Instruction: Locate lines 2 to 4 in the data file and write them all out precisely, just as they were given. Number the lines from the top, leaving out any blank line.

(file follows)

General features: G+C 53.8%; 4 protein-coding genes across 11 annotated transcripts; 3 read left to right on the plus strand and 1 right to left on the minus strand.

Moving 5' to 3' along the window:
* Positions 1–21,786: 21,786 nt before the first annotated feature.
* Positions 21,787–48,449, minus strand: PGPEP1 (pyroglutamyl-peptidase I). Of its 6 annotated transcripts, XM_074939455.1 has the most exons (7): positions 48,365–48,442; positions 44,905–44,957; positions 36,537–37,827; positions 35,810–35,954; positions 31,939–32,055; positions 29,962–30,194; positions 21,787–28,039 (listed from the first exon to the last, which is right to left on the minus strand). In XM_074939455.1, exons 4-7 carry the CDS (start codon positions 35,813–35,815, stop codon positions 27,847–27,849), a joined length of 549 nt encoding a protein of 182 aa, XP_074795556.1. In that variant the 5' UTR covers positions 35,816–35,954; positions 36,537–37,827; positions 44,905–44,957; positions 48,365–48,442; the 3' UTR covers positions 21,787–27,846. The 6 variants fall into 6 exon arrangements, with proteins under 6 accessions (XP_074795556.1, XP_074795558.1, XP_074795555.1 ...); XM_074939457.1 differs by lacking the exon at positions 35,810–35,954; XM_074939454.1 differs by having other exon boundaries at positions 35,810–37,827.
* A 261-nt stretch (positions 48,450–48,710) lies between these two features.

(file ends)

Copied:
Moving 5' to 3' along the window:
* Positions 1–21,786: 21,786 nt before the first annotated feature.
* Positions 21,787–48,449, minus strand: PGPEP1 (pyroglutamyl-peptidase I). Of its 6 annotated transcripts, XM_074939455.1 has the most exons (7): positions 48,365–48,442; positions 44,905–44,957; positions 36,537–37,827; positions 35,810–35,954; positions 31,939–32,055; positions 29,962–30,194; positions 21,787–28,039 (listed from the first exon to the last, which is right to left on the minus strand). In XM_074939455.1, exons 4-7 carry the CDS (start codon positions 35,813–35,815, stop codon positions 27,847–27,849), a joined length of 549 nt encoding a protein of 182 aa, XP_074795556.1. In that variant the 5' UTR covers positions 35,816–35,954; positions 36,537–37,827; positions 44,905–44,957; positions 48,365–48,442; the 3' UTR covers positions 21,787–27,846. The 6 variants fall into 6 exon arrangements, with proteins under 6 accessions (XP_074795556.1, XP_074795558.1, XP_074795555.1 ...); XM_074939457.1 differs by lacking the exon at positions 35,810–35,954; XM_074939454.1 differs by having other exon boundaries at positions 35,810–37,827.